Impacts of Urbanisation on Agriculture in Pakistan
As cities continue to grow amid rising population and rural to urban migrations, housing demands are being met by expanding cities into agricultural lands. Unplanned housing schemes, commercial plazas, hospitals, schools, and other settlements are fast ruining the agriculture landscape surrounding Pakistan’s major cities. In the 1950s, the agriculture sector saw tremendous growth in the form of the green revolution by introducing new crops and establishing educational facilities (Noman, 2018). But the momentum was not kept, and inadequate policies and lack of implementation served as a major setback to the sector. Weak land-use control and a fusion of urban activities on rural terrain are now common observations in all major cities. When Pakistan came into being in 1947, only 17 percent of the country could be called urban (Qadeer, 2020). As of 2020, 37 percent of the total population lives in urban cities, with a growth rate of 2.5 percent per annum (Index Mundi, 2020). With this massive expansion, industries have also expanded on to agricultural lands and have resulted in the subsequent pollution of water bodies required for farming. Demand for urban labour, construction workers, and manpower for the transportation and services sector has caused massive rural to urban migration, creating a dearth of resources available to farmers.
Rapid urbanisation has also reduced the importance of the agricultural sector and increased the value of industrial and manufacturing companies located in the cities. As urbanisation has led to growth in the timber industry due to construction and housing needs, deforestation is also spoiling the natural habitat on the outskirts of cities like Lahore and Karachi. This also depletes the air quality and causes environmental damage affecting the future crops which require specific environmental conditions. There is a lack of vertical housing in Pakistan, which is causing encroachments on agricultural land and pastures. Urbanisation has also changed the food requirements and choices of the population. As cities continue to grow, more and more people need to be fed. But this is not entirely positive for the agriculture sector as demand for products and food items which cannot be locally produced has soared, leading to an increase in imports of such items. Urbanisation leads to continuous loss of agricultural land, and these processes put pressure on farmers reducing the agriculture sector’s efficiency and output. Urbanisation is also associated with dietary shifts towards more processed and pre-prepared foods due to reduced physical activity. As supermarkets and wholesale markets continue to grow in cities, large scale agricultural producers will be able to meet the supply-demand, but small to medium scale farmers are at risk of losing their land to bigger players. This also means a shift in employment within the food system, with fewer people working in agriculture and more working in transport, wholesaling, retailing, food processing and vending.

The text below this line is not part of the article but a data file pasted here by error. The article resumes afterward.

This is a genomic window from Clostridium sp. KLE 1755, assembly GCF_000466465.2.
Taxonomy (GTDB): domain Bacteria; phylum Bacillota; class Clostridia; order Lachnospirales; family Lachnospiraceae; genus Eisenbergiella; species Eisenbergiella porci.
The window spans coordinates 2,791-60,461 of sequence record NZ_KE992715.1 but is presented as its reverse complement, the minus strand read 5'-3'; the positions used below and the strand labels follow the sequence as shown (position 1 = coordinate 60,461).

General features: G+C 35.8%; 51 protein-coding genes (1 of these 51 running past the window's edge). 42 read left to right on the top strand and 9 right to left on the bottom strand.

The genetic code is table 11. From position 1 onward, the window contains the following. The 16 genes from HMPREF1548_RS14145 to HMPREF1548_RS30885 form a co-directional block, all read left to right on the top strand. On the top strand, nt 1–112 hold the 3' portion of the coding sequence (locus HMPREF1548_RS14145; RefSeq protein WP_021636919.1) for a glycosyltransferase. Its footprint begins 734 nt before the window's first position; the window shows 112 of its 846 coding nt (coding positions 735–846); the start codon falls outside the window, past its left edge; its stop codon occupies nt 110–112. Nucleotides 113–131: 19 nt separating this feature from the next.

Way Forward to Cope with the Challenges of Urbanisation
The dream of economic stability in Pakistan cannot be realised without addressing the issues faced by the agriculture sector. With encroachments on agricultural lands becoming more and more common in areas surrounding cities, proper laws need to be developed to ensure that only arid land is used for the development of residential, commercial, and other types of infrastructure. Currently, there are no laws that bar this process of urban sprawl, and as housing needs continue to grow, vertical growth of cities must be prefered over horizontal expansion. Since demand for food is increasing globally and locally, if Pakistan is to improve its agriculture sector, support and help must be provided by the relevant authorities to ensure the provision of seeds and fertilisers to farmers in order to increase production and efficiency. Crop diversification is essentially needed as traditional crops of wheat, sugarcane, corn, and cotton are not enough to cater to the diverse demand for agriculture products.